Figure 5 shows experimental data plots of versus absolute temperature where apparent activation energy determined from the linear fit curve was 69.59, 65.93, 65.03, and 80.06 KJ/mol for neat SC-15, Nanomer I.28E, and Cloisite 10A and 30B infused SC-15 epoxy system, respectively.

Figure 5: Plots of versus inverse absolute temperature () during isothermal rheological studies.
3.3. DSC Characterization
3.3.1. Dynamic DSC Studies

Representative DSC thermograms obtained from dynamic scans of unmodified and modified SC-15 at heating rates of 2.5 and 10°C/min are shown in Figure 6. Results from DSC scans showed a single exothermic peak throughout the curing process for all samples, an indication that presence of different MMT did not affect reaction mechanism. At lower heating rates, onset of chemical reactions and reaction rates were slow due to lower viscosity and less molecular mobility of reactants, while higher heating rates offered less time and increased reaction rate for each system. As a result, exothermic peak temperature () shifted to higher temperatures with increasing ramp rate to compensate for insufficient reaction time. Also, higher heating rates provided enough momentum to the system thereby increasing mobility and collisions between epoxy molecules, resulting in higher enthalpy at the end of each scan. Summary of dynamic scans for all samples are presented in Table 3, where influence of clay surface modifications on kinetic parameters can be observed. There were slight changes in onset of reaction temperature () between neat and the various MMT infused samples as can be seen in Table 3. However, final reaction temperature () significantly increased with the addition of MMT at various heating rates, along with enthalpy () and activation energy of reaction. Apparent activation energy of reaction for each system (Table 3) was calculated using TA Instruments’ Specialty Library based on ASTM E698 utilizing Ozawa (1964) method [19]. This approach required at least three or more scans at different heating rates; hence, different heating rates were employed in the current study.

Table 3: Results of dynamic DSC scan.
Figure 6: DSC thermograms of neat SC15 and SC15 modified with Nanomer I.28E and Cloisite 10A and Cloisite 30B at (a) 2.5 and (b) heating rate: 10°C/min.

Overall heat of reaction () and activation energy () of reaction for all nanocomposites were higher compared to neat. Nanomer I.28E infused samples showed the highest values, with about 13 and 26% increase when compared to neat respectively. Observed high enthalpy for Nanomer I.28E infused samples may be due to lower viscosity and relatively less percolation of epoxy molecules into clay layers; hence, more heat was required to initiate polymerization and crosslinking, leading to higher enthalpy of reaction. On the other hand, samples with Cloisite 10A showed lower enthalpy and activation energy of reactions among MMT infused samples.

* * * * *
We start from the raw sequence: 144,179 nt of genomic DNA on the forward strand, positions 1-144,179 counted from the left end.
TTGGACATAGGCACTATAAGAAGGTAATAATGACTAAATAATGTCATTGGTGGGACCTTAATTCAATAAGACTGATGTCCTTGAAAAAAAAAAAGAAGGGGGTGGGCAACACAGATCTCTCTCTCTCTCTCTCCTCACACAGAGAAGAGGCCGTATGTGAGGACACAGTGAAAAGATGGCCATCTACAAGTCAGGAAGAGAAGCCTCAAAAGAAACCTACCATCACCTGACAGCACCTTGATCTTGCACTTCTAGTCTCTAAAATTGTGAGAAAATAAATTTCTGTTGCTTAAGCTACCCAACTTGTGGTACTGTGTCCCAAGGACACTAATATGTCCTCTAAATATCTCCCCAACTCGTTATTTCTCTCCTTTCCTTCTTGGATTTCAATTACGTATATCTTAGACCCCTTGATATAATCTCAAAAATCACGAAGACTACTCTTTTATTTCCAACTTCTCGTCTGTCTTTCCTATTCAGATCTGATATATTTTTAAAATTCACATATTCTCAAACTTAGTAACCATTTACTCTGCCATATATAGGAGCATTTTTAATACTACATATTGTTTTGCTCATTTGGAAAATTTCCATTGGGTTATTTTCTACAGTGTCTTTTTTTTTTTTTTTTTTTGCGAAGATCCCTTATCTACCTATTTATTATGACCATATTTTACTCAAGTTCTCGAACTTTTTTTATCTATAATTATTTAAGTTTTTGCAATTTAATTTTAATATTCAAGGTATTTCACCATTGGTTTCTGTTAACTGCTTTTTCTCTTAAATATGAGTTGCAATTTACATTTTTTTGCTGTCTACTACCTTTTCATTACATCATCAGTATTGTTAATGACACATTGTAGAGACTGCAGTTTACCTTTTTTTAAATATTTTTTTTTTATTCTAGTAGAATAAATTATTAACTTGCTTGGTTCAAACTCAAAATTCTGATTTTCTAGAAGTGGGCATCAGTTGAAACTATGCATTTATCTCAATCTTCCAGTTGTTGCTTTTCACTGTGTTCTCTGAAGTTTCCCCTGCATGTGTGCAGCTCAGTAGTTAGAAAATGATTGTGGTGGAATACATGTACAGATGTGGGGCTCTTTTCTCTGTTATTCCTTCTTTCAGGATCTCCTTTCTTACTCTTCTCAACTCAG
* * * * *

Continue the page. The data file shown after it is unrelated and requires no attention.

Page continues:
From these results, it can also be seen that each infused MMT system required different amount of energy to overcome energy barrier to fuse reacting species together compared to neat. It also establishes the influence of different surfactants used in clay modification on overall reaction kinetics including activation energy. Among MMT infused samples, Cloisite 10A had relatively lower activation energy, while Nanomer I.28E had the highest value. These results corroborate results from rheological and XRD studies. These values when compared with neat system constitute an increase of approximately 17 and 26% for Cloisite 10A and Nanomer I.28E infused samples respectively.

3.3.2. Isothermal DSC Studies

Advantages of isothermal DSC technique include elimination of thermal gradient effects, errors due to nonlinear heating ramps, and minimizing decomposition interferences of sample. Curing of epoxy amine system is shown to be autocatalytic in nature [2629] where the cure rate and degree of cure, can be expressed according to Kamal’s model as follows: where and are the reaction orders, and are the reaction rate constants, where is the kinetic rate constant corresponding to noncatalytic reaction between epoxide and amine groups, and is the rate constant due to hydroxyl group formed as a result of catalytic effect of amine curing agent. Constant can be determined based on the initial rate . and are assumed to have an Arrhenius relationship; that is, However, TA Instruments “Specialty Library” considers overall for each reaction set during analyses and therefore reported rate constant values () are that of overall value for each composition.